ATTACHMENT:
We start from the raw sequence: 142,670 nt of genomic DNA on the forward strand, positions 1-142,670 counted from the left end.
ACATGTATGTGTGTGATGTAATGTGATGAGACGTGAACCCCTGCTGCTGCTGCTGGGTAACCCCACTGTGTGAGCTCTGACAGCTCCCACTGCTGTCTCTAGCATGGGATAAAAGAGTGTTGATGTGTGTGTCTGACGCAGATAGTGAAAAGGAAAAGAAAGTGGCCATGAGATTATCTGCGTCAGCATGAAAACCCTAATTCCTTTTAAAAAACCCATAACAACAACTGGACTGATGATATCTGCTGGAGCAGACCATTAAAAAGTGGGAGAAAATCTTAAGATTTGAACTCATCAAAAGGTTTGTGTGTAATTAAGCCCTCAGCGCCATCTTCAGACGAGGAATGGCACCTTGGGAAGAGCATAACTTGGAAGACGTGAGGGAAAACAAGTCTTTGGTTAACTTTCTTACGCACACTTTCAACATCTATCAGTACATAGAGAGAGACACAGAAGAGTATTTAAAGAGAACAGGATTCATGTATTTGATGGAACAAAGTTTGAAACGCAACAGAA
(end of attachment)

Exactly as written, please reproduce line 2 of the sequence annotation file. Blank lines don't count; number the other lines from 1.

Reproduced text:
ACATGTATGTGTGTGATGTAATGTGATGAGACGTGAACCCCTGCTGCTGCTGCTGGGTAACCCCACTGTGTGAGCTCTGACAGCTCCCACTGCTGTCTCTAGCATGGGATAAAAGAGTGTTGATGTGTGTGTCTGACGCAGATAGTGAAAAGGAAAAGAAAGTGGCCATGAGATTATCTGCGTCAGCATGAAAACCCTAATTCCTTTTAAAAAACCCATAACAACAACTGGACTGATGATATCTGCTGGAGCAGACCATTAAAAAGTGGGAGAAAATCTTAAGATTTGAACTCATCAAAAGGTTTGTGTGTAATTAAGCCCTCAGCGCCATCTTCAGACGAGGAATGGCACCTTGGGAAGAGCATAACTTGGAAGACGTGAGGGAAAACAAGTCTTTGGTTAACTTTCTTACGCACACTTTCAACATCTATCAGTACATAGAGAGAGACACAGAAGAGTATTTAAAGAGAACAGGATTCATGTATTTGATGGAACAAAGTTTGAAACGCAACAGAA